You do not move mountains with money
you move mountains with faith.
Nobody would dare to move a ship over a mountain.
The driver wears a laurel coat.
He is the supreme overtone director.
He corrects the tiny movements
of your telephonic arms. In your mild crybaby winter
engagement of the past, you remember forestry.
You remember turtles filled with plastic. A great machine
has the potential you always knew
it had. The birds swing sideways
over the once and again great land. Shame,
the driver’s continual relation. He is never found
hiding in the spaghetti squash patch, where you think
it would be usual to ever be found. He is
never there to begin with. The patchwork and honey
carry inside a great number, and you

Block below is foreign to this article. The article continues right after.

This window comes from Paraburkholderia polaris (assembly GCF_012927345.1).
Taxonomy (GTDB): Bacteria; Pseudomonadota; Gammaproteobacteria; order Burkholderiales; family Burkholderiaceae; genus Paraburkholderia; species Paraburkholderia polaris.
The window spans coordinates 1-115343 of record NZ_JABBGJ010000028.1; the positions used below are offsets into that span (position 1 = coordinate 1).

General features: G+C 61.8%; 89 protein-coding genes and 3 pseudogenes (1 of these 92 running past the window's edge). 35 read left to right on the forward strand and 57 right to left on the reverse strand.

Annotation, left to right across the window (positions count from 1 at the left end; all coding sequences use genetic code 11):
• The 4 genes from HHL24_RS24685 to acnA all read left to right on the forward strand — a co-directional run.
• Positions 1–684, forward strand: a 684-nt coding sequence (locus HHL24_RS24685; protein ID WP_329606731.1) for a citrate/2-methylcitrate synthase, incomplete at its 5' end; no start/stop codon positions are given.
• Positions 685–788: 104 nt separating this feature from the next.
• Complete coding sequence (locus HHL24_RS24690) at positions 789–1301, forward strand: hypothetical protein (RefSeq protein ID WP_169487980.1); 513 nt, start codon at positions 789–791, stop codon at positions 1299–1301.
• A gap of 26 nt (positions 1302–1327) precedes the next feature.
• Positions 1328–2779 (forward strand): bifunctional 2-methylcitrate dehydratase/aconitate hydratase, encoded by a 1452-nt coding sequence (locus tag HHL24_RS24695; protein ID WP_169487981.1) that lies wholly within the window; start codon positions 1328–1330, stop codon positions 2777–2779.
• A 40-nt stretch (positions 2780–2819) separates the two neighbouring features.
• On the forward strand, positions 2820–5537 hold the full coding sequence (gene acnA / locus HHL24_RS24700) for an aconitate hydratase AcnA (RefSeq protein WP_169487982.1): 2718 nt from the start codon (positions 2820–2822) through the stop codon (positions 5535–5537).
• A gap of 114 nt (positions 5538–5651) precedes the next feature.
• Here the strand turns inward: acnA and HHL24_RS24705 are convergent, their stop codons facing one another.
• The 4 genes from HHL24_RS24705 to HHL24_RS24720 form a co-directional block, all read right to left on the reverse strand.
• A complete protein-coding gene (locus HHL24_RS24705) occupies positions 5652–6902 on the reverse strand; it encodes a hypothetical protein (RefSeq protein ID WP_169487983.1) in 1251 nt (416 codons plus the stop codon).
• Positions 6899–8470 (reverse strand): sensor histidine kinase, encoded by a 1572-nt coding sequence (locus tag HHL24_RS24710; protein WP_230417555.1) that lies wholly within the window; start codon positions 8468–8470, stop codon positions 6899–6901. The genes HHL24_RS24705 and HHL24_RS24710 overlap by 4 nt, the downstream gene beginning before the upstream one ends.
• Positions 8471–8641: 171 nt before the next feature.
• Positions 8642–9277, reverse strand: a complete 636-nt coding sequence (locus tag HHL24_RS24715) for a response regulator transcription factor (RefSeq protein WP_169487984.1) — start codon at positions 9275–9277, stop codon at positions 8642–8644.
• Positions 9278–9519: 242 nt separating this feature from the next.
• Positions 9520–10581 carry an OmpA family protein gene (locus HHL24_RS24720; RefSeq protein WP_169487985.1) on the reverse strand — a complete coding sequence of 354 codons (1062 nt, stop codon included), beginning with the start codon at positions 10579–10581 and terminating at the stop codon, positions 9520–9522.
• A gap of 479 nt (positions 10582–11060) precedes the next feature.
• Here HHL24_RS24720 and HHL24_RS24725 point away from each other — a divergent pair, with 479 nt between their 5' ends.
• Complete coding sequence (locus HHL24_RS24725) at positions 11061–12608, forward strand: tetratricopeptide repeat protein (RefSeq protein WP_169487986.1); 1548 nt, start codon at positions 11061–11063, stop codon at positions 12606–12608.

carry on in the shadow of that great number,
driven hard over this river of sand.
I picked the red shirt.
I picked the greatest quick gray brains
out from the punch bowl.
Where were our feelings
headed off too? The great city by the river
gave up a headache, the ladies
said the glitter was fantastic.
That’s hardly fair. It’s very hard
running in and out the doors,
repeatedly, with this much drink
dissolving in the pit of one’s palms.
I meant to say maps.
Everything mouthed was starry-residual.
I picked the red shirt and
she arrived, doily and lemon full, fanged.
Fowl murder on the quad before dawn.
I picked up the . . . our very best very best.
We carved the tunnel, carved it in our names.
MIKE KRUTEL is from Akron, Ohio, where he is a co-curator of THE BIG BIG MESS READING SERIES. His poems have appeared or are forthcoming in NOÖ, iO, Jellyfish, Big Lucks, and Forklift, OH.